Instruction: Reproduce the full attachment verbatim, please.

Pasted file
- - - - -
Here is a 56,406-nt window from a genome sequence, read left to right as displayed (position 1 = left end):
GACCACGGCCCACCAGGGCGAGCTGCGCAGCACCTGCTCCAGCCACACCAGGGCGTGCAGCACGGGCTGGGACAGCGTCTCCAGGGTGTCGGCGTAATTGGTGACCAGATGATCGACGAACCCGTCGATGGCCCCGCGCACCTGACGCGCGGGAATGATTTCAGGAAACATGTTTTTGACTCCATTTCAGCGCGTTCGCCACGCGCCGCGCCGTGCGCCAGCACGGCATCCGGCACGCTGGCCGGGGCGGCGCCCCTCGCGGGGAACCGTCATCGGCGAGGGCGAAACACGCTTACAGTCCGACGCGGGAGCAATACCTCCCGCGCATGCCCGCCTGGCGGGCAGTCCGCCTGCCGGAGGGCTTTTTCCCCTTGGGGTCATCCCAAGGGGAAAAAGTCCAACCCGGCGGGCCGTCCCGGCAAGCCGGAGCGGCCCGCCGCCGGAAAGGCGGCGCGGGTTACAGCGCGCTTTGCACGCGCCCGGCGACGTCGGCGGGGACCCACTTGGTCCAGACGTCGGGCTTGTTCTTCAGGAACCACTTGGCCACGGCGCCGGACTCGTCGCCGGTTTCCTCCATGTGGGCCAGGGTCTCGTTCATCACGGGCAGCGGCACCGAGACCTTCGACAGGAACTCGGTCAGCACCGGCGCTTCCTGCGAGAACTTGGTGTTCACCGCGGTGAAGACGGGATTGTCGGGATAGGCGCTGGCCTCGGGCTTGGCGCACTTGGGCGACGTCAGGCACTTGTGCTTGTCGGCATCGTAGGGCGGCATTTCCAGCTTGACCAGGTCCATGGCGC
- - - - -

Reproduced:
Here is a 56,406-nt window from a genome sequence, read left to right as displayed (position 1 = left end):
GACCACGGCCCACCAGGGCGAGCTGCGCAGCACCTGCTCCAGCCACACCAGGGCGTGCAGCACGGGCTGGGACAGCGTCTCCAGGGTGTCGGCGTAATTGGTGACCAGATGATCGACGAACCCGTCGATGGCCCCGCGCACCTGACGCGCGGGAATGATTTCAGGAAACATGTTTTTGACTCCATTTCAGCGCGTTCGCCACGCGCCGCGCCGTGCGCCAGCACGGCATCCGGCACGCTGGCCGGGGCGGCGCCCCTCGCGGGGAACCGTCATCGGCGAGGGCGAAACACGCTTACAGTCCGACGCGGGAGCAATACCTCCCGCGCATGCCCGCCTGGCGGGCAGTCCGCCTGCCGGAGGGCTTTTTCCCCTTGGGGTCATCCCAAGGGGAAAAAGTCCAACCCGGCGGGCCGTCCCGGCAAGCCGGAGCGGCCCGCCGCCGGAAAGGCGGCGCGGGTTACAGCGCGCTTTGCACGCGCCCGGCGACGTCGGCGGGGACCCACTTGGTCCAGACGTCGGGCTTGTTCTTCAGGAACCACTTGGCCACGGCGCCGGACTCGTCGCCGGTTTCCTCCATGTGGGCCAGGGTCTCGTTCATCACGGGCAGCGGCACCGAGACCTTCGACAGGAACTCGGTCAGCACCGGCGCTTCCTGCGAGAACTTGGTGTTCACCGCGGTGAAGACGGGATTGTCGGGATAGGCGCTGGCCTCGGGCTTGGCGCACTTGGGCGACGTCAGGCACTTGTGCTTGTCGGCATCGTAGGGCGGCATTTCCAGCTTGACCAGGTCCATGGCGC